Wednesday, 23 November 2011

Gentle Art of Knitting Review

Impressions: Apparently her blog Yarnstorm (the posts about yarn/knitting) is quite popular, it now appears to be more about photography and food than knitting.  Her philosophy of Gentle knitting is mostly mindless knitting, the kind of knitting that you can put your brain in idle for.  And sometimes that's perfect knitting.  It's the knitting you do when your brain is working overtime and needs to focus on what it's thinking of rather than knitting but the knitting helps keep you distracted.  On the other hand, it's also an easy place to stay and not stretch your wings occasionally.  She talks about unfinished objects sitting in black plastic bags in her attic that are wrong, this can happen and I've sometimes thought in despair about never knitting another garment but if you don't learn from your mistakes then they're wasted energy, learning is what's important.

This is a 102 book, or maybe a 201 book (101 being basic starter stuff); some of these patterns would be some challenge for a beginner but many of them are pretty basic.  The bibliography, though is quite good.  It's scattered throughout the book and often related to the text.  Also note that measurments throughout are in cm.

Types of patterns: mostly accessories

Colour/Black & White: Colour photographs, colour charts, no charting for anything else.

Schematics: no

Target Audience: Intermediate to almost intermediate knitters

How to knit guide: No

Experimental/Classical/Modern: Fairly classical.

Comments on patterns:

Red Wine and port socks are socks with cables running down the leg and along the top of the foot, the heel is a plain knit heel.  They're not bad socks.  Knit in Madeline Tosh "Tosh Sock" on 2.75mm needles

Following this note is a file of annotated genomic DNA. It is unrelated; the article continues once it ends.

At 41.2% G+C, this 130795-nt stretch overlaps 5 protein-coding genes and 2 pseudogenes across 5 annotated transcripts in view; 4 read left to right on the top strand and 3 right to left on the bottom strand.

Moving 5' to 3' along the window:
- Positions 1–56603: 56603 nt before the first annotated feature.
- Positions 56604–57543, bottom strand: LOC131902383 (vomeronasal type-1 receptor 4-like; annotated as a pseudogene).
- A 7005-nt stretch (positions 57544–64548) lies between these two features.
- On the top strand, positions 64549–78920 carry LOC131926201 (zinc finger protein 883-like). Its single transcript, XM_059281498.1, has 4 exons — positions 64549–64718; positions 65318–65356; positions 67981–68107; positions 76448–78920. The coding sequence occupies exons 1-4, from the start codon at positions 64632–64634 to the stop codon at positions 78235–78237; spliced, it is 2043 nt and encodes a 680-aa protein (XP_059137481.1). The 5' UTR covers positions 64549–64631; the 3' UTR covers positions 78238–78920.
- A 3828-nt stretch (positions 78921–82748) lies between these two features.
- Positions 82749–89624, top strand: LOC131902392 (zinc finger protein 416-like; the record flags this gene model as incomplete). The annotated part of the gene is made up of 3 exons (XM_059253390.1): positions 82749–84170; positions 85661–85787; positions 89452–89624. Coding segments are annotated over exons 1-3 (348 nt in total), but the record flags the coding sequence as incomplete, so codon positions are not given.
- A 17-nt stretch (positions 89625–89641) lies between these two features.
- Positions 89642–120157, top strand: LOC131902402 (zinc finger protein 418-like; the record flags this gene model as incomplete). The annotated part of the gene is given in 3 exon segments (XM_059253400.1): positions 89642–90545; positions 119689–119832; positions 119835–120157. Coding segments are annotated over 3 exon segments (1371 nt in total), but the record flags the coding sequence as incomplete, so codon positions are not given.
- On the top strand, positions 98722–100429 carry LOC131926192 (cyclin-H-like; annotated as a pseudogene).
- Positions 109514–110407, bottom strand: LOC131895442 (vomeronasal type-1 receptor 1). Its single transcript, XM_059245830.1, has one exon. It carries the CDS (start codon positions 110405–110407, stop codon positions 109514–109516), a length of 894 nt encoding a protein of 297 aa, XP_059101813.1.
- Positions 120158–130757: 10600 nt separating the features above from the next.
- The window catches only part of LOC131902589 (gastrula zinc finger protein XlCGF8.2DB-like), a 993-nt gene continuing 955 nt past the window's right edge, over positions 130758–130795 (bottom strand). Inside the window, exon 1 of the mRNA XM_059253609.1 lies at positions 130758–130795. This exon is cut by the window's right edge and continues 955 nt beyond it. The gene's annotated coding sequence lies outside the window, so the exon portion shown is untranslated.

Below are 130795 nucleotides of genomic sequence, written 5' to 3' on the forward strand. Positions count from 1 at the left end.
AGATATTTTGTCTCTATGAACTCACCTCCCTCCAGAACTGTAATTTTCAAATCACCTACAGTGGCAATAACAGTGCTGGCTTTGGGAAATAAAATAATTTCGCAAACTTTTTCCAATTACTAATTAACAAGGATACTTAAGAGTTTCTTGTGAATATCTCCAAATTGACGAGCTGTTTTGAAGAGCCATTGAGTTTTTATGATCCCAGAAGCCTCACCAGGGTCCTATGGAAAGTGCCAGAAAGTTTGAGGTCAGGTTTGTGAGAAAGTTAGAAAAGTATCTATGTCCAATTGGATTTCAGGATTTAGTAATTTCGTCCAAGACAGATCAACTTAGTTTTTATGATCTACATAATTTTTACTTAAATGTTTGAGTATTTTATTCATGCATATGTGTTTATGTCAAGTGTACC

Plaited Bread Cables - 3 pieces a Blanket knit in a chunky yarn with blanket stitch edging this is a nice piece and fairly fun.  Knit in Blue Sky Alpacas Bulky with a contrast edging, with 15mm needles.  A Rug knit in Cascade Magnum with a 15mm needle and lastly a cushion, knit in Cascade Magnum too with 12mm needles.

Big Woolly Jumper is a ragland shaped jumper  knit in pieces with a reverse stocking stitch bottom edge and cuffs and a floppy neck.  Knit in Debbie Bliss Donegal Luxury Tweed Chunky and not worn in the book.  I'm not sure about the Collar, I'd knit it in the round, actually I'd knit the whole thing in the round, possibly from the top down.  Seams? Who needs them for this sort of thing.  This has a lot of ease.  A friend pointed out that in fact this isn't designed by her, it's designed by an unnamed friend.

Simple Squishy slouchy hats two hats, knit flat with seams, one with a single reverse stocking stitch detail the other with 10 rows each of stocking stich and reverse stocking stitch.  Both in Blue Sky Alpacas Melange with 3.75mm needles.

Literary Hotties  Inspired by vintage Penguin Paperbacks these are hot-water bottle covers. Knit in Aran (Debbie Bliss Cashmerino Aran) with 6mm needles.

Buttercup and mustardseed fluted rib scarves  The scarves are basically the same scarf but with a minor variation, using a small amount of contrast yarn to edge and then a double sided pattern one with 35 stitches and another with 43 stitches.  Knit with 5mm  or 6mm needles.

Simple, plain dishcloth - a garter stitch dishcloth started and finished with a contrast yarn.  DK cotton yarn with 4mm needles.

Soft facecloths - 5mm needles and garter stitch with stripes make this up, originals knit in Blue Sky ALpacas Worsted Cotton in two colours.

Natural Linen Aprons:Striped Apron Checked Apron  Using linen yarn for the striped apron (Euroflax Linen) with 3.25mm needles with a moss stitch border for stability, this is pretty nice.  The Checked Apron is in Rowan Cotton Glace in 3.25mm with a broken checkered stripe.  Could be adapted. I'd make sure it's in washable yarn.

Toothpaste and toothbrush washbag with Blusher and Mascara Bag.  Small bags for holding whatever, knit in DK Cotton (Debbie Bliss Cotton DK) with 3.75mm needles in a variety of sizes, seamed along the side.

Floral Tea Cosy and Tea Cosy hat - The Tea cosy is knit in Aran-weight yarn, with 4.5mm needles. The hat is a Brioche Stitch hat that almost looks like a tea cosy but is knit with only one seam to be fully closed.  I would be inclined to knit the hat in the round.